For better and for worse, Prime Minister Silvio Berlusconi has revolutionized Italy during the last 15 years, toppling walls between government and business, media and ideology, traditional parties and maverick movements.
As the uproar over Berlusconi’s latest public battle with his wife demonstrated Monday, his personality-driven, loose-cannon style at times sweeps away the boundaries between serious politics and personal gossip as well.
On Sunday, Veronica Lario, 52, announced that she had decided to divorce Berlusconi, 72, after 19 years of marriage. She told La Repubblica newspaper that she was disgusted by his plans to run a slate of television “showgirls” for elections to the European Parliament. She expressed suspicion about his relationship with a business associate’s daughter, whose 18th birthday party he recently attended. And she denounced her husband’s seeming political impunity.
“Through a strange alchemy, the country concedes and justifies everything to its emperor,” Lario said, according to the newspaper.
Berlusconi quickly returned fire Monday in the Corriere della Sera newspaper. He demanded an apology from his wife and said he might sue her for insinuating something “sordid” about his friendship with the teen.
The three female candidates running in the elections might be attractive, the prime minister said, but they had sterling credentials and only one had worked in television. He described his wife as the dupe of a plot by his opponents on the left.
“Veronica fell into a media trap,” he declared. “It’s the third time she’s played a trick like this during an election campaign. It’s really too much.”
Italy has plunged raucously into the debate over the latest episode of a singular soap opera of a career. Berlusconi whirls from scandal to faux pas and back again, seeming to speak and act without reflection or remorse. A previous clash with his wife occurred two years ago when he told a television starlet whom he has since named minister of equal opportunity: “I’d go anywhere with you, even to a desert isle. If I weren’t already married, I would marry you right away.”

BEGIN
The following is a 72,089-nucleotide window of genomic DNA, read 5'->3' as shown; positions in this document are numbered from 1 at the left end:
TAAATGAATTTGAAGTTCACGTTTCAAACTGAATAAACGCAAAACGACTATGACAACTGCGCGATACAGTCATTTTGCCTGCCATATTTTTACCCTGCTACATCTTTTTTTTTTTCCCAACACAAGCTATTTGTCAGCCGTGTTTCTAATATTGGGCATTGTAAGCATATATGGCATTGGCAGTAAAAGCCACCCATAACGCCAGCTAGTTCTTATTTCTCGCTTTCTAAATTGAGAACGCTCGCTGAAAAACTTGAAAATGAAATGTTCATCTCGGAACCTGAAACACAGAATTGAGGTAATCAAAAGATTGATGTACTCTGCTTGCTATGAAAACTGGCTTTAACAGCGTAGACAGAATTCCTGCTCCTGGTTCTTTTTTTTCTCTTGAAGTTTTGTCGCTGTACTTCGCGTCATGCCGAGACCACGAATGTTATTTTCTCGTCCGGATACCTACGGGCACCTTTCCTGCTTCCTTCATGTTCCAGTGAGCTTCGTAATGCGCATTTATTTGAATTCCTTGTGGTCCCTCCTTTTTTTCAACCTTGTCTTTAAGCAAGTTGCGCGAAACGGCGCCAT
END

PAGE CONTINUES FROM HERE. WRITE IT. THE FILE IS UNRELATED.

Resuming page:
But such antics, analysts say, mask a masterful strategist. He created a robust center-right coalition that included, besides his own, two parties formerly opposed to the system, the National Alliance and the Northern League, leaving the opposition a shambles.
At the helm of his third government since 1994, Berlusconi retains remarkable popularity. His approval rating in polls rose to 56% recently after his handling of the deadly earthquake in the Abruzzo region. On Monday, pollsters predicted that the divorce spat was unlikely to hurt his dominance.
“He filled a political vacuum, the center of the political spectrum,” said political scientist Franco Pavoncello, dean of John Cabot University in Rome. “This is a man of many aspects, and one of these aspects is a clownish attitude in a way. But at the end of the day, people weigh the pro and con and they will say: He is a strong man, he has a strong government, he can put together a strong coalition, something the left couldn’t do.
“Yes, he makes jokes. But who cares?”
Critics say Berlusconi’s issues go far beyond frivolity and gaffes, such as ignoring a greeting from German Chancellor Angela Merkel at a recent North Atlantic Treaty Organization summit while he chatted away on a cellphone. His vast wealth and control of media, real estate and sports empires have made him dangerously powerful, weakening institutions and enabling him to survive major corruption scandals, opponents say.
In February, a Milan court convicted a British lawyer of bribery for accepting a $600,000 kickback in 1997 for concealing the details of offshore companies allegedly held by Berlusconi. The prime minister maintains his innocence and cannot be prosecuted as a result of that verdict thanks to a law granting him immunity that the legislature his coalition dominates passed last year. More recent legislative proposals include eliminating the use of wiretaps in corruption cases and expanding the powers of the prime minister.
The leader of the political opposition, Dario Franceschini, warned in an interview Monday that Berlusconi aspires to power comparable to authoritarian strongmen in the developing world.
“I would like to sound an alarm bell,” Franceschini told Corriere della Sera. “We are well beyond conflicts of interest and control of television. . . . Berlusconi wants to take everything over. . . . Berlusconi’s models are the former Soviet republics of Central Asia, from Turkmenistan to Uzbekistan -- countries in which the personal power of the leader interweaves with the power of the state and economic powers.”
Asked about the divorce flap, Franceschini took the high road. He declined to comment and cited an Italian proverb: Tra moglie e marito, non mettere il dito. (Between a wife and husband, don’t put your finger.)